Durations of fixed income indices are moving up rapidly. This is mainly caused by governments and companies locking in cheap financing costs by issuing longer dated bonds. If bond yields were to rise, this could have serious consequences for index-focused or passive investors. In the current low-yield environment we advocate active and flexible duration management.
Fixed income indices are still widely used to benchmark the added value of active managers. A very important characteristic of any fixed income index is the weighted duration. The duration level of a bond index is driven by the maturity of the bonds that have been issued and by other factors like coupon and yield levels.
Over the years, the average duration of fixed income indices has increased significantly. As shown in Figure 1, this effect recently gathered pace. Over the last 30 years the duration of a widely used global government bonds index almost doubled from 4.3 years to 8.1 years at the end of June 2016 (blue line). During the last 10 years the duration rose from just below 6 years to over 8.1 years; more than half of this increase was realized in just the last two years.
Figure 1 | Duration and maturity of global government bond market
Robeco research shows that the bulk of this increase in duration, almost 80%, relates to a change in the issuance pattern by debt agencies. Historically low yield levels have triggered a strong rise in the issuance of long-dated bonds, thereby pushing up the average maturity of the debt outstanding (orange line). Governments are locking in cheap funding, thereby reducing refinancing risks. Early May the Spanish government sold bonds with a maturity as long as 50 years for the first time in the public market. One month earlier Belgium had done the same. Italy and Japan are said to consider their own debut 50-year deals. Some Treasuries have gone even a step further. Ireland privately placed a 100-year bond this year.
The increase in duration is visible across a broad set of countries. The UK and Japan are eye-catching; currently, the average duration of their outstanding government bonds has risen to levels close to or above 10 years. In the UK the increase relates to the structural demand for long-dated bonds from investors like pension funds and insurance companies that need to match lengthy liabilities. Also notable is the dramatic increase for countries like Spain and Italy, especially when compared with the late eighties. Joining the euro system has enabled these countries to issue much longer bonds.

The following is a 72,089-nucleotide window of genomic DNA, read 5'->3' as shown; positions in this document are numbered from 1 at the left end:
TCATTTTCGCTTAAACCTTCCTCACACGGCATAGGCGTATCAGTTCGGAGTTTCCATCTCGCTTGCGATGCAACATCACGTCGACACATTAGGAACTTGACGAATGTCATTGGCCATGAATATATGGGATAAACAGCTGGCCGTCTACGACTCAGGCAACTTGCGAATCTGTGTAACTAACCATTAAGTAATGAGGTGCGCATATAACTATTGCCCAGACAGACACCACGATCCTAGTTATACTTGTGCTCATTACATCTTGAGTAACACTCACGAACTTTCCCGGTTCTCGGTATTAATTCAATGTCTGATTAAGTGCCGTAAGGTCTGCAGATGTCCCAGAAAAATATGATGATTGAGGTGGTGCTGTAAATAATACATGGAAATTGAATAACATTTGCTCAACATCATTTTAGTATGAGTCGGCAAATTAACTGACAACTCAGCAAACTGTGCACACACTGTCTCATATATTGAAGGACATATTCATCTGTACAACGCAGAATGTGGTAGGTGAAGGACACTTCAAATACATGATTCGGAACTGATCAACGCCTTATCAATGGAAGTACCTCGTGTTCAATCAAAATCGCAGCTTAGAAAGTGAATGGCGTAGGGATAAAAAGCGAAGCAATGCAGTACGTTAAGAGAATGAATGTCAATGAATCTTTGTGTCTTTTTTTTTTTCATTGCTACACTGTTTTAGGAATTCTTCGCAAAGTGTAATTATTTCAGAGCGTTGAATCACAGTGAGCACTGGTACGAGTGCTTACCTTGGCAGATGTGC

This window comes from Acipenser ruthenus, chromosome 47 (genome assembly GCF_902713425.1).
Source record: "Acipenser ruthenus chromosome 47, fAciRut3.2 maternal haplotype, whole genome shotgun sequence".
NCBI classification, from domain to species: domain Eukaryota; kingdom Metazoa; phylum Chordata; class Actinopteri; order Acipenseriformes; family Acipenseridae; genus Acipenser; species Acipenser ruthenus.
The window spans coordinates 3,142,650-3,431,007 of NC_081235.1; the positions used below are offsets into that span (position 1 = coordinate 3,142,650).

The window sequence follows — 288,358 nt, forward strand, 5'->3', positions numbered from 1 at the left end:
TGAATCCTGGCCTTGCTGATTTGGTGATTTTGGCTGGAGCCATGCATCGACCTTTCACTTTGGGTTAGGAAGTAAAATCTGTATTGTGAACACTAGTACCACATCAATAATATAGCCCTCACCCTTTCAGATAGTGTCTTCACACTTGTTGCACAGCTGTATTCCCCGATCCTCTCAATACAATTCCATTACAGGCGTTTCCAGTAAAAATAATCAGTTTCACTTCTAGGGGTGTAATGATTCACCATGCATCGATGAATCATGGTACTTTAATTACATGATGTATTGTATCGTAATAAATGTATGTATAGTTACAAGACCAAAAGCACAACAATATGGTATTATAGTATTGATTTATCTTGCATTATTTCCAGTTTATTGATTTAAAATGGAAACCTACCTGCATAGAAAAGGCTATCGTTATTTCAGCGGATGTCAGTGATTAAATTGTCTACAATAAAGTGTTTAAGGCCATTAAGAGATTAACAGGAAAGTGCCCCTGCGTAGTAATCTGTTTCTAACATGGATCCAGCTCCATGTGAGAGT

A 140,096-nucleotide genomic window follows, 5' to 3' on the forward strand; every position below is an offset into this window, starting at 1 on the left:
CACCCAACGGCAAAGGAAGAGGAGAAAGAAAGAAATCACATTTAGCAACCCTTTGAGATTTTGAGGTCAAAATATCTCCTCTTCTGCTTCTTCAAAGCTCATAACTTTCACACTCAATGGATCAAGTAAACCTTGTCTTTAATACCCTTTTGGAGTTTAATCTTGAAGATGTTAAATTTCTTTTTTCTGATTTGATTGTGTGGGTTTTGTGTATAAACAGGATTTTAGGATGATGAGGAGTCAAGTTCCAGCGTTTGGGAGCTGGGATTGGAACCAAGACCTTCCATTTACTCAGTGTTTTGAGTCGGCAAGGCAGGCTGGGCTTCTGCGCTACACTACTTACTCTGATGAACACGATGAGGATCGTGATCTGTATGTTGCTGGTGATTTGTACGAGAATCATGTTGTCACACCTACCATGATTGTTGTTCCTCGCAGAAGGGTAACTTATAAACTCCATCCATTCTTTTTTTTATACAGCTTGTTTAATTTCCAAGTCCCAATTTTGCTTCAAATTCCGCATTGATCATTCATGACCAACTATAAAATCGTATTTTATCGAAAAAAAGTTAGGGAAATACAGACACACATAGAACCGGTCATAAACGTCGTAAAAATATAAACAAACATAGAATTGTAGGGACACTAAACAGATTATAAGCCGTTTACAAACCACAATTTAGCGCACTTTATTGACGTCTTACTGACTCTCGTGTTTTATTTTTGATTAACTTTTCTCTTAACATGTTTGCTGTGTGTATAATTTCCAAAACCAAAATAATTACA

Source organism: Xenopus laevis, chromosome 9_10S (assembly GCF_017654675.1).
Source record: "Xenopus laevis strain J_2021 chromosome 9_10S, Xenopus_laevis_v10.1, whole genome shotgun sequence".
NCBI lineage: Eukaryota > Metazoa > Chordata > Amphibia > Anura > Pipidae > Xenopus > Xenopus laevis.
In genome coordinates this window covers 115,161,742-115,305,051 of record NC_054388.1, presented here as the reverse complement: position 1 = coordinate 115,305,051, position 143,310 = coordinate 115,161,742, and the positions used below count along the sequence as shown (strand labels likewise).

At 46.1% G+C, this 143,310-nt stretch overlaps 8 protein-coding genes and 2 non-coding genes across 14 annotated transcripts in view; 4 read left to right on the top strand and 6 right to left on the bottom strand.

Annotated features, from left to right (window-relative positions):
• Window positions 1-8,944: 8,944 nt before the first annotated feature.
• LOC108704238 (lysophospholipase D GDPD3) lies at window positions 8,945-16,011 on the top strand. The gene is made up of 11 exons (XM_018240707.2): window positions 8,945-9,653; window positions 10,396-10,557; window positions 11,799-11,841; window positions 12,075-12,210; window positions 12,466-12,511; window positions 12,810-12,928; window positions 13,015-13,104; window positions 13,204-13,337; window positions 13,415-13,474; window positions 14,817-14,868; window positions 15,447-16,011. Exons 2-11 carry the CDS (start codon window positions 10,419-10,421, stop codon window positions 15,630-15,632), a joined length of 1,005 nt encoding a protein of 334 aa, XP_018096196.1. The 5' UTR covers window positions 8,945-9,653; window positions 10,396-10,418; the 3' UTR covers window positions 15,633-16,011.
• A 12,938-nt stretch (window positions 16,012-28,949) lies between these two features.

Durations of non-government categories like corporates or government-related bonds are also on the rise. This is shown in Figure 2. This increase is less pronounced though than for government bonds and more related to the yield and coupon declines as opposed to a structural change in issuance pattern. However, especially European companies have turned to longer-dated debt as of late. The ECB’s unprecedented monetary stimulus measures, including the corporate bond purchase program that started in June of this year, have pushed down corporate bond yields. Faced with a growing stock of low or negative-yielding corporate debt, also credit investors have been forced into longer-dated bonds that still offer the prospect of positive returns. Corporates are very willing to satisfy that demand.
Figure 2 | Average durations of various bond categories
From a borrower’s perspective this all makes perfect sense. But what about investors? For those fixed income investors that tend to follow or even mimic fixed income indices, a potentially toxic combination is in the making. Just as yield levels are falling to unprecedented low levels, durations of most fixed indices are rising fast. In other words, just as interest rate risk in index-related fixed income products is moving higher, compensation for that risk is falling rapidly.
Another way of looking at this, is by focusing on the so called ‘breakeven yield rise’. With that we mean the interest rate rise that is still bearable (due to the positive carry) before the overall return dips into negative territory. This breakeven yield rise has dropped dramatically.
This is not a plea for selling all fixed income exposure. In the short run yield movements tend to be more important for the overall fixed returns than the actual yield levels. The first half of 2016 is a good example. Although yield levels were already low at the start of the year, fixed income returns over the first half of the year were good because bond prices moved up (capital gains were made) as yields moved to even lower levels.
Rather, our analysis underpins the need for a flexible and benchmark unconstrained approach to fixed income investing, and specifically to managing the interest rate sensitivity one wants to have in a bond portfolio. An active stance towards duration management can prevent losses further down the road should bond yields start to rise while still leaving open the possibility to benefit from falling yields.
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